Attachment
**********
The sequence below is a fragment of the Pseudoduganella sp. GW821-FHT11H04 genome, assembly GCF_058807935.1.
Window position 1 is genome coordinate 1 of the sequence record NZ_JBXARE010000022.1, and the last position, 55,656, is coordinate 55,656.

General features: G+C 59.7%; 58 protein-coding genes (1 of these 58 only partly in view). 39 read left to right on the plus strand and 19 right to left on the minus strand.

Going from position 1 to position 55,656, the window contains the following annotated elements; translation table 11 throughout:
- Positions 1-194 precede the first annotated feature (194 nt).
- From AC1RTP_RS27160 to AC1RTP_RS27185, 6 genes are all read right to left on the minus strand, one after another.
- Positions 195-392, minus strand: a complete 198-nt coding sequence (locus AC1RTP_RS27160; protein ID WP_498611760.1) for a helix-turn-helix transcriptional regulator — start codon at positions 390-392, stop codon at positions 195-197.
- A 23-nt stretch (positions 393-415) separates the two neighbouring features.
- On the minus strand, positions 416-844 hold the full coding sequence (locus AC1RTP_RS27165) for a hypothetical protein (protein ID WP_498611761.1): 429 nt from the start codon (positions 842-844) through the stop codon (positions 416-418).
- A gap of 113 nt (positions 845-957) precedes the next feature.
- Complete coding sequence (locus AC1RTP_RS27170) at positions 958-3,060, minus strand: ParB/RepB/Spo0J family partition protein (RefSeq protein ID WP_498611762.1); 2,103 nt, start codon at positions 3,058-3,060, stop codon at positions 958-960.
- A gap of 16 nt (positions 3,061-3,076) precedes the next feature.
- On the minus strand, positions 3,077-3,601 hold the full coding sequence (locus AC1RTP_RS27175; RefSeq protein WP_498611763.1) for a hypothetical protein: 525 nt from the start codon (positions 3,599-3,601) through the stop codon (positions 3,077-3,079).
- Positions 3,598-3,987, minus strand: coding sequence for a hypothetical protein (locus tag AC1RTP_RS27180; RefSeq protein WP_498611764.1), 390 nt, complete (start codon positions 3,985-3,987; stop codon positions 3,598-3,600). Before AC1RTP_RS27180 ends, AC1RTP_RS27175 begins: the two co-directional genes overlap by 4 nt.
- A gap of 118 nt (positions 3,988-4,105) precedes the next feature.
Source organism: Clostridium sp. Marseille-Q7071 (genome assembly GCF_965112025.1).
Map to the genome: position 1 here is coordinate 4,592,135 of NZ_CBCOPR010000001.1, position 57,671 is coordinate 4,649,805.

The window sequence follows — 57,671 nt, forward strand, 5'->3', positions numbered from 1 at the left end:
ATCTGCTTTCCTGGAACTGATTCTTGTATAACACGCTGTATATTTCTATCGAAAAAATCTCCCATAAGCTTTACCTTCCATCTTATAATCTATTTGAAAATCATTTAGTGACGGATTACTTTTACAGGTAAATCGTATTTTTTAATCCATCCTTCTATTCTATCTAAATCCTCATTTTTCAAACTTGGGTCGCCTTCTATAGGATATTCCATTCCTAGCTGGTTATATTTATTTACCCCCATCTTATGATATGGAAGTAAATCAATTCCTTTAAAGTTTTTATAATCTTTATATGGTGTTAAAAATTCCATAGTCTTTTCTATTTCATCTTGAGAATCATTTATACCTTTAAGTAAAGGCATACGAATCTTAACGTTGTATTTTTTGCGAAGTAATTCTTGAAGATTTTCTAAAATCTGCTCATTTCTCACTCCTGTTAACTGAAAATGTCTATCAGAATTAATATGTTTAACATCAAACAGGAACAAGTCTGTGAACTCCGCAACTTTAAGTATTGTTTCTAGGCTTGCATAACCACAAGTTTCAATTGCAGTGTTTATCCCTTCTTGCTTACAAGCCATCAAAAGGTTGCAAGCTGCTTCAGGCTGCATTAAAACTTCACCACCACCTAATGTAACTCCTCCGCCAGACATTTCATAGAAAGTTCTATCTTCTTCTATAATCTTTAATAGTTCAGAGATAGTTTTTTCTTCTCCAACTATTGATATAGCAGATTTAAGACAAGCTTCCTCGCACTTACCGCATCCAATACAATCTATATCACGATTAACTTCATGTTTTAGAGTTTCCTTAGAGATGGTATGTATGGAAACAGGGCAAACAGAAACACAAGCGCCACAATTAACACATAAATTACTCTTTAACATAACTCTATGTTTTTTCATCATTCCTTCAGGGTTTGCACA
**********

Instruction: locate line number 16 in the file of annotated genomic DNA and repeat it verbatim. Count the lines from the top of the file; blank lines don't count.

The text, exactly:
Source organism: Clostridium sp. Marseille-Q7071 (genome assembly GCF_965112025.1).